The basic principles of Indian-law jurisprudence often appear disconnected with basic principles of American constitutional law. Indian law, however, has a special significance to important issues of state and federal power. This Article seeks to build on the work of prior scholars who have sought to connect Indian law to American constitutional values.
Public Law 280 is a federal law that gives states control over certain aspects of Indian affairs that were traditionally within the scope of the federal government. This Article argues that Public Law 280 is unconstitutional under a doctrine of constitutional preemption. Constitutional preemption is grounded in the system of overlapping sovereignty that forms the structure of the Constitution and should be understood as prohibiting the federal government from delegating inherently and exclusively federal powers to the states. The power to manage Indian affairs is entrusted exclusively to the federal government, and Congress cannot constitutionally delegate it to the states.
The constitutional difficulties raised by Public Law 280 are particularly relevant in an era when issues of federalism are at the forefront of legal discussion. It is often accepted that courts may limit the federal government’s authority to exercise powers reserved to the states, but we should also take seriously the idea that courts may limit the states’ authority to exercise powers reserved to the federal government.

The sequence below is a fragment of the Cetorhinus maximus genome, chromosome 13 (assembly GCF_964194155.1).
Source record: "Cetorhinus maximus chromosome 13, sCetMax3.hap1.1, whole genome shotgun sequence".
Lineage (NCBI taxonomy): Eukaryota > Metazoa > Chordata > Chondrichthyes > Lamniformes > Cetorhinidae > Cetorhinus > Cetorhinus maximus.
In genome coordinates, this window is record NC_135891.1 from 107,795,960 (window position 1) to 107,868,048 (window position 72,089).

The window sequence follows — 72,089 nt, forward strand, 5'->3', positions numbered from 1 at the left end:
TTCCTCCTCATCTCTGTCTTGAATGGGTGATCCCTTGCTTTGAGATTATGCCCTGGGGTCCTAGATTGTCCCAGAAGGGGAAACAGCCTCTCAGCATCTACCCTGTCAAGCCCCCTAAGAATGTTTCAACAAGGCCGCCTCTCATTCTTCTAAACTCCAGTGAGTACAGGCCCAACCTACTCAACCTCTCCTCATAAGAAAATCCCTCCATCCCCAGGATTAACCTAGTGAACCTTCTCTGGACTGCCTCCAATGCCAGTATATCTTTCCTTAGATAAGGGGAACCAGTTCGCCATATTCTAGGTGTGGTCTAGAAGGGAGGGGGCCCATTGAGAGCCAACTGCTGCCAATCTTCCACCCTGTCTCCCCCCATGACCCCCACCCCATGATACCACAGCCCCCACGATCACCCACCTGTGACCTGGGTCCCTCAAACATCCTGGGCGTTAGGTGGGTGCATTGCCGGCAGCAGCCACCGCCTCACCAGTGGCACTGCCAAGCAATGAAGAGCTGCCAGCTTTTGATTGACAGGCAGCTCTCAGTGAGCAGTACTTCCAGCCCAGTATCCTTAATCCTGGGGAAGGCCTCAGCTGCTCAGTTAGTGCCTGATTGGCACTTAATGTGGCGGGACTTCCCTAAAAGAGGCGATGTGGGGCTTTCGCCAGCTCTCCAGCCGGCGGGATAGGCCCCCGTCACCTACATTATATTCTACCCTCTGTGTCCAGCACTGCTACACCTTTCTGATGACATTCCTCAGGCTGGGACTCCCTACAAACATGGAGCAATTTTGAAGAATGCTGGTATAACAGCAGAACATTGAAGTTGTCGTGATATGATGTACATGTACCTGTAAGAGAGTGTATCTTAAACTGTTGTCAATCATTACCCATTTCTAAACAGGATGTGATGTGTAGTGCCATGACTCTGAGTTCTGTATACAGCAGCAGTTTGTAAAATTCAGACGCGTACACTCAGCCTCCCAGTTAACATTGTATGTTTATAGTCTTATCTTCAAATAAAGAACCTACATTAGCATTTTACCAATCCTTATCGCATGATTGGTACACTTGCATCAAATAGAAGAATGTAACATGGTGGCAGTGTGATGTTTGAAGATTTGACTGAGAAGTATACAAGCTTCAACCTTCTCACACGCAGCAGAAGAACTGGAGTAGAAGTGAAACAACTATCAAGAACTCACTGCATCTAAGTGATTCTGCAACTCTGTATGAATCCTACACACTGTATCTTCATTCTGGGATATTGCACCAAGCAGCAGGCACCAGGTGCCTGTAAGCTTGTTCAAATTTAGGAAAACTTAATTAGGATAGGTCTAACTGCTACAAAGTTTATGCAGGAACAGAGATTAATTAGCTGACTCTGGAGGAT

Promising Strategies: Tribal State Court Relations
Tribal courts and state courts interact across an array of issues, including child welfare, cross jurisdictional enforcement of domestic violence orders of protection, and civil commitments. Since the early 1990s, initiatives by judges’ organizations within both judicial systems have focused on an agenda of greater mutual understanding and cooperative action. This publication spotlights some of the most successful strategies within these initiatives. Click here to read full document.
Promising Strategies: Public Law 280
In PL 280 jurisdictions, the concurrent jurisdiction of state and tribal courts over criminal prosecutions and civil actions arising in Indian Country creates many interactions and complications. Tribal and state authorities encounter one another across an array of issues, including government-to-government recognition, concurrent jurisdiction, cross-jurisdictional enforcement of domestic violence orders of protection, cross-deputization, and civil commitments. Tensions and misunderstandings have been common features of tribal and state policing relations in the past, sometimes erupting in jurisdictional conflicts. This publication highlights unique ways in which tribal and state jurisdictions have entered into collaborations to overcome barriers to effective justice provision. Click here to read full document.
Here are the briefs in State v. Clark:
Lower court materials here.
Here is the order:
090712 Order granting review
The case is State v. Clark, and the briefs are here.